relaxable


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re·lax

 (rĭ-lăks′)
v. re·laxed, re·lax·ing, re·lax·es
v.tr.
1. To make lax or loose: relax one's grip.
2. To make less severe or strict: relax a curfew.
3. To reduce in intensity; slacken: relax one's efforts.
4. To relieve from tension or strain: The warm bath relaxed me.
v.intr.
1. To take one's ease; rest.
2. To become lax or loose.
3. To become less severe or strict.
4. To become less restrained or tense.

[Middle English relaxen, from Old French relaxer, from Latin relaxāre : re-, re- + laxāre, to loosen (from laxus, loose; see slēg- in Indo-European roots).]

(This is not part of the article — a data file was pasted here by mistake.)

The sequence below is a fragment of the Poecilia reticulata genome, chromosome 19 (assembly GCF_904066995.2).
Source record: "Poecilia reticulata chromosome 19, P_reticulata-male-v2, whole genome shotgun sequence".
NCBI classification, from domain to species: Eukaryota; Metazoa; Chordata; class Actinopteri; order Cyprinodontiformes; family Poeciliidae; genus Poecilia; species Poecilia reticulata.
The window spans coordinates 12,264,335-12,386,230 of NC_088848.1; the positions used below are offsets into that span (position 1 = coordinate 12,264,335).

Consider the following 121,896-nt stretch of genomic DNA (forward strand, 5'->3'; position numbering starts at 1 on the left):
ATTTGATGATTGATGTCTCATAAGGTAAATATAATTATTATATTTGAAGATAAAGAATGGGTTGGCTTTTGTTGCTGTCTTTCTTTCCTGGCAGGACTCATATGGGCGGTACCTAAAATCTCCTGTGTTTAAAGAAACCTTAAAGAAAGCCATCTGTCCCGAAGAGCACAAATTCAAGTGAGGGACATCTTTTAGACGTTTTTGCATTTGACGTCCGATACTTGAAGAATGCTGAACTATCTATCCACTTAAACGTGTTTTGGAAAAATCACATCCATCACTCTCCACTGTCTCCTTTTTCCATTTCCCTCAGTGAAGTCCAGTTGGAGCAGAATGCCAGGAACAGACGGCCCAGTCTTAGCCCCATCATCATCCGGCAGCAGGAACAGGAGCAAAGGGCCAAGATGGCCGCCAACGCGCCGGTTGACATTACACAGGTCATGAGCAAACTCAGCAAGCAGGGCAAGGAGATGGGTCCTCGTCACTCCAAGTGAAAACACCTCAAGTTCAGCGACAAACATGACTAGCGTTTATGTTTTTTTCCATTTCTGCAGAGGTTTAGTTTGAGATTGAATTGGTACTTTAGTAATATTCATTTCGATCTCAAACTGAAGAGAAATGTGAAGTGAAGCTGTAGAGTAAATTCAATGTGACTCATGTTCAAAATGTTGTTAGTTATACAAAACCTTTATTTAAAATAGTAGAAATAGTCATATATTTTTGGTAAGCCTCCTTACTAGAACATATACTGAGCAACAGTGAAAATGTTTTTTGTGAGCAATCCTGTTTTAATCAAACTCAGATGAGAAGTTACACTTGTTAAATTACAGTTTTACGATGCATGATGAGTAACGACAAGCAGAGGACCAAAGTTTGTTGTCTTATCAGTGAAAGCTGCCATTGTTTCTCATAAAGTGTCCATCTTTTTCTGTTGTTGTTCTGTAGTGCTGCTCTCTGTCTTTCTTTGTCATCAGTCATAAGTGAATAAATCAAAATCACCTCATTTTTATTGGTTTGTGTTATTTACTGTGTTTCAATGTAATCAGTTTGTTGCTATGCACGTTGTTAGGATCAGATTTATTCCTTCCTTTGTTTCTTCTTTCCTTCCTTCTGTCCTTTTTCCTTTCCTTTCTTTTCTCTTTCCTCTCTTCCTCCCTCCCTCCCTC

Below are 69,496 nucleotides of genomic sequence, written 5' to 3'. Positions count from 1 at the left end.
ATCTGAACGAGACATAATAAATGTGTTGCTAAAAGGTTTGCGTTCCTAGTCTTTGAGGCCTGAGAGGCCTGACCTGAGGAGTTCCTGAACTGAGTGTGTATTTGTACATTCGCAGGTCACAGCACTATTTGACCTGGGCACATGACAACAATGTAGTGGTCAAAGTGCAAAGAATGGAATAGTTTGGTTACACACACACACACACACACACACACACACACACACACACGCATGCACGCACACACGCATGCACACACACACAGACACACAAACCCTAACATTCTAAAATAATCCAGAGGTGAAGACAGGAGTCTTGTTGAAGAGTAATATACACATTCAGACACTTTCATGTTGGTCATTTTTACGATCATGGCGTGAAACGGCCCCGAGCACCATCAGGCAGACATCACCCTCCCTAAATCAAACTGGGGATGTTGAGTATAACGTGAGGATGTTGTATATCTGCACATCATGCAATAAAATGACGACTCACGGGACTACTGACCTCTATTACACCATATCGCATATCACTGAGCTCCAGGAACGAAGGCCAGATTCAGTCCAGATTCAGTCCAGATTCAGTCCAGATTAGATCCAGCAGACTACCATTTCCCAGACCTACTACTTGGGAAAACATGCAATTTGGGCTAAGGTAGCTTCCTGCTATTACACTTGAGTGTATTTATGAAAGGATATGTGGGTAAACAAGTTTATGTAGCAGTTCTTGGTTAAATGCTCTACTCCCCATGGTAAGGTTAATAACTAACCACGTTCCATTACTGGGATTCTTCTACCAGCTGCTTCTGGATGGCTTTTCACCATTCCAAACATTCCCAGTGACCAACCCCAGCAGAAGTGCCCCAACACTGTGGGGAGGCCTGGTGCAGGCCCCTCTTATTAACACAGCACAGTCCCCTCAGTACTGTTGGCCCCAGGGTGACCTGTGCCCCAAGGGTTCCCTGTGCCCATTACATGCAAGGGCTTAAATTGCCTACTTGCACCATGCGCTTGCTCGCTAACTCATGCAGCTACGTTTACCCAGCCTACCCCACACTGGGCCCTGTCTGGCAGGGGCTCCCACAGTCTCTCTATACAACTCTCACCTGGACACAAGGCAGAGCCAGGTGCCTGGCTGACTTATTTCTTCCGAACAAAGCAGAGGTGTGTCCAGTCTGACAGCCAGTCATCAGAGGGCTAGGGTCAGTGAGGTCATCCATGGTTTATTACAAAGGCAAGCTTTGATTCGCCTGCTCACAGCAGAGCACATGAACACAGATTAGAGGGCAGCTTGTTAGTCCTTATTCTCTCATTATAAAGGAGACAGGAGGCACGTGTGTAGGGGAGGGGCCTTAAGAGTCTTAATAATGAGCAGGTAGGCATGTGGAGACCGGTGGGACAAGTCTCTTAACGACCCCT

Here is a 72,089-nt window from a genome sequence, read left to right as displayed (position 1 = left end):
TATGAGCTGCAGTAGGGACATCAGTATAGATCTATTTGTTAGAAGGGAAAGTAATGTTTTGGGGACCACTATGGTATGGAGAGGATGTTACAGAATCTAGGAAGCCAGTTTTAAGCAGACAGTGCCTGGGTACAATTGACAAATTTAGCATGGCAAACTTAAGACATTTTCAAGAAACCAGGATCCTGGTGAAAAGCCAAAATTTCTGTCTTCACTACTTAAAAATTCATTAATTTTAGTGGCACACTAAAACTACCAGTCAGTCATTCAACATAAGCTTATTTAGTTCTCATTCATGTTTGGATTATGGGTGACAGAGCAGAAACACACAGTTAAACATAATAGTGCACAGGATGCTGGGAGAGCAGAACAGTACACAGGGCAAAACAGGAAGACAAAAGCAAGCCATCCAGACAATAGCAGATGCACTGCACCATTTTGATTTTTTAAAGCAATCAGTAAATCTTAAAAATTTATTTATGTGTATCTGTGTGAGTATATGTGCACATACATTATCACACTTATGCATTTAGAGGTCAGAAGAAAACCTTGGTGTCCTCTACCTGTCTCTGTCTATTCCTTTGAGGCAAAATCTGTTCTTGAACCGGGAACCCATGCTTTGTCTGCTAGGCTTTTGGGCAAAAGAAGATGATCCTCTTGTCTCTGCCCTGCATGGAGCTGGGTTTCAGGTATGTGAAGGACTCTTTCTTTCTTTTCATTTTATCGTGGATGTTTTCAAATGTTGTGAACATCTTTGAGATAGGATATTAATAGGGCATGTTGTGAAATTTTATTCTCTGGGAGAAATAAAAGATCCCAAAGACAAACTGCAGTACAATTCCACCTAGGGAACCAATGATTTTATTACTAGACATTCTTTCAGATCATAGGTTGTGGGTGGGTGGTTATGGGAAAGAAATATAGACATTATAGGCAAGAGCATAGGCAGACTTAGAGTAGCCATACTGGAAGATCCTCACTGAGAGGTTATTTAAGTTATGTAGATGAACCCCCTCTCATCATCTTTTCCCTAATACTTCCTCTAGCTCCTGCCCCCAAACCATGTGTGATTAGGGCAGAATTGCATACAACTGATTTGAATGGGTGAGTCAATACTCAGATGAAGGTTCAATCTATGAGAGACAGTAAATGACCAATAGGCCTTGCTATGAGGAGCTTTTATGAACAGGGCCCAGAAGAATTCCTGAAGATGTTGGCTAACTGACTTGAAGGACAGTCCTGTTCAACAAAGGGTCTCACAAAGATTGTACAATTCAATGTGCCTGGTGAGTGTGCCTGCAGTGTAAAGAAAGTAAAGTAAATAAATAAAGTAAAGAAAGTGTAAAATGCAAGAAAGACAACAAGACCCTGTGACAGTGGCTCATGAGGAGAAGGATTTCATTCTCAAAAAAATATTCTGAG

re·lax′a·ble adj.
American Heritage® Dictionary of the English Language, Fifth Edition. Copyright © 2016 by Houghton Mifflin Harcourt Publishing Company. Published by Houghton Mifflin Harcourt Publishing Company. All rights reserved.
References in periodicals archive ?
ILO Convention number 138 inter-alia prescribes that there should be a minimum age of entry to employment which should not be less than the age of compulsory education or 15 years (relaxable to 14 years in the case of developing countries).
Ren and Beard [6] have investigated a more comprehensive discrete-time consensus scheme which includes Jadbabaie's result as a special case and have presented some more relaxable conditions for consensus of information under dynamically changing interaction topologies.